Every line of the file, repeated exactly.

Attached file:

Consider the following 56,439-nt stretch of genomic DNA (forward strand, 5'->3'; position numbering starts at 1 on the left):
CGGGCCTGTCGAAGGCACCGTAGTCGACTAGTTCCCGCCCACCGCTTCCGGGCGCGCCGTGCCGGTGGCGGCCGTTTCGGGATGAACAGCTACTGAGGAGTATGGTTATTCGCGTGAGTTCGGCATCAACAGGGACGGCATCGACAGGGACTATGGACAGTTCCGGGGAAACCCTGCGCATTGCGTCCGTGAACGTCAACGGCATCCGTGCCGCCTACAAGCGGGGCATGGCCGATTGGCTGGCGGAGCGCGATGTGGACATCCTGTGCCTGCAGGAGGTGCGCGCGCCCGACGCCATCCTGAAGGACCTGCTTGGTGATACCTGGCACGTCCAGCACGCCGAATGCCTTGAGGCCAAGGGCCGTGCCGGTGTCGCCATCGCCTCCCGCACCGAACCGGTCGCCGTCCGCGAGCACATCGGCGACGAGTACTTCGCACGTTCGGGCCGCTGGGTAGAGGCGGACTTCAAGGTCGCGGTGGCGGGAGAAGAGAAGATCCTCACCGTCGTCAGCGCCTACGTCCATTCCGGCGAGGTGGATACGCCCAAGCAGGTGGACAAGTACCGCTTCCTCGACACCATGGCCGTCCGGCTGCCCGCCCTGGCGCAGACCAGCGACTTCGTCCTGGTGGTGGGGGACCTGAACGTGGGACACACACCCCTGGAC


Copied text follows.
Consider the following 56,439-nt stretch of genomic DNA (forward strand, 5'->3'; position numbering starts at 1 on the left):
CGGGCCTGTCGAAGGCACCGTAGTCGACTAGTTCCCGCCCACCGCTTCCGGGCGCGCCGTGCCGGTGGCGGCCGTTTCGGGATGAACAGCTACTGAGGAGTATGGTTATTCGCGTGAGTTCGGCATCAACAGGGACGGCATCGACAGGGACTATGGACAGTTCCGGGGAAACCCTGCGCATTGCGTCCGTGAACGTCAACGGCATCCGTGCCGCCTACAAGCGGGGCATGGCCGATTGGCTGGCGGAGCGCGATGTGGACATCCTGTGCCTGCAGGAGGTGCGCGCGCCCGACGCCATCCTGAAGGACCTGCTTGGTGATACCTGGCACGTCCAGCACGCCGAATGCCTTGAGGCCAAGGGCCGTGCCGGTGTCGCCATCGCCTCCCGCACCGAACCGGTCGCCGTCCGCGAGCACATCGGCGACGAGTACTTCGCACGTTCGGGCCGCTGGGTAGAGGCGGACTTCAAGGTCGCGGTGGCGGGAGAAGAGAAGATCCTCACCGTCGTCAGCGCCTACGTCCATTCCGGCGAGGTGGATACGCCCAAGCAGGTGGACAAGTACCGCTTCCTCGACACCATGGCCGTCCGGCTGCCCGCCCTGGCGCAGACCAGCGACTTCGTCCTGGTGGTGGGGGACCTGAACGTGGGACACACACCCCTGGAC